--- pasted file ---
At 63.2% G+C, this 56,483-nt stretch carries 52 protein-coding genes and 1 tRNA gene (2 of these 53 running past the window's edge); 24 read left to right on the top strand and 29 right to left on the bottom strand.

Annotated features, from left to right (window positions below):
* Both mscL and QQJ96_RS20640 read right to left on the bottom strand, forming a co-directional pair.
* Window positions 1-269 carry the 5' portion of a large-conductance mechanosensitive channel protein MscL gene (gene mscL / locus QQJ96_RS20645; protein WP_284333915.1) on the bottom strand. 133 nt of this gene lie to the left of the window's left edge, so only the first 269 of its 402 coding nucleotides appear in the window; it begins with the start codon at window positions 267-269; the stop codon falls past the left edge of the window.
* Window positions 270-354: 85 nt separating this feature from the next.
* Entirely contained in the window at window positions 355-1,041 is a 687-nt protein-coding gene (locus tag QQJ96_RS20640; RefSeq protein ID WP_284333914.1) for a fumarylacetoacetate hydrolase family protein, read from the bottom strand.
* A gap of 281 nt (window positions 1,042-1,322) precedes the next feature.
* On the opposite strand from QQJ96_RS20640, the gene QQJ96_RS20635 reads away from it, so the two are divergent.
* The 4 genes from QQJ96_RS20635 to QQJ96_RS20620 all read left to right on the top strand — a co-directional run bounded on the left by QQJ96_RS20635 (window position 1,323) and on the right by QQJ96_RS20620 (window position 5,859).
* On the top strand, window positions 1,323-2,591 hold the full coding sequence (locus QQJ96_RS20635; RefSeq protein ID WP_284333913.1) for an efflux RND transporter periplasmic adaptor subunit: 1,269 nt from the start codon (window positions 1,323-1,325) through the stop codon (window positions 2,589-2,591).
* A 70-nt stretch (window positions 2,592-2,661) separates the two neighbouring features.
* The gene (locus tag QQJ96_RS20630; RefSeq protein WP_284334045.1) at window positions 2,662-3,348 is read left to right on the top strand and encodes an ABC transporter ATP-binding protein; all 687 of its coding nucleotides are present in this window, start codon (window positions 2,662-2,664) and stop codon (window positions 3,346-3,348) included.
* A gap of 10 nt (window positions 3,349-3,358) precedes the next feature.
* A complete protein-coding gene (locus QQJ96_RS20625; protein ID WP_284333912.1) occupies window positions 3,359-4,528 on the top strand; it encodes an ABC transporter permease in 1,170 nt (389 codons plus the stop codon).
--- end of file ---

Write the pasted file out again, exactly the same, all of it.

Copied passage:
At 63.2% G+C, this 56,483-nt stretch carries 52 protein-coding genes and 1 tRNA gene (2 of these 53 running past the window's edge); 24 read left to right on the top strand and 29 right to left on the bottom strand.

Annotated features, from left to right (window positions below):
* Both mscL and QQJ96_RS20640 read right to left on the bottom strand, forming a co-directional pair.
* Window positions 1-269 carry the 5' portion of a large-conductance mechanosensitive channel protein MscL gene (gene mscL / locus QQJ96_RS20645; protein WP_284333915.1) on the bottom strand. 133 nt of this gene lie to the left of the window's left edge, so only the first 269 of its 402 coding nucleotides appear in the window; it begins with the start codon at window positions 267-269; the stop codon falls past the left edge of the window.
* Window positions 270-354: 85 nt separating this feature from the next.
* Entirely contained in the window at window positions 355-1,041 is a 687-nt protein-coding gene (locus tag QQJ96_RS20640; RefSeq protein ID WP_284333914.1) for a fumarylacetoacetate hydrolase family protein, read from the bottom strand.
* A gap of 281 nt (window positions 1,042-1,322) precedes the next feature.
* On the opposite strand from QQJ96_RS20640, the gene QQJ96_RS20635 reads away from it, so the two are divergent.
* The 4 genes from QQJ96_RS20635 to QQJ96_RS20620 all read left to right on the top strand — a co-directional run bounded on the left by QQJ96_RS20635 (window position 1,323) and on the right by QQJ96_RS20620 (window position 5,859).
* On the top strand, window positions 1,323-2,591 hold the full coding sequence (locus QQJ96_RS20635; RefSeq protein ID WP_284333913.1) for an efflux RND transporter periplasmic adaptor subunit: 1,269 nt from the start codon (window positions 1,323-1,325) through the stop codon (window positions 2,589-2,591).
* A 70-nt stretch (window positions 2,592-2,661) separates the two neighbouring features.
* The gene (locus tag QQJ96_RS20630; RefSeq protein WP_284334045.1) at window positions 2,662-3,348 is read left to right on the top strand and encodes an ABC transporter ATP-binding protein; all 687 of its coding nucleotides are present in this window, start codon (window positions 2,662-2,664) and stop codon (window positions 3,346-3,348) included.
* A gap of 10 nt (window positions 3,349-3,358) precedes the next feature.
* A complete protein-coding gene (locus QQJ96_RS20625; protein ID WP_284333912.1) occupies window positions 3,359-4,528 on the top strand; it encodes an ABC transporter permease in 1,170 nt (389 codons plus the stop codon).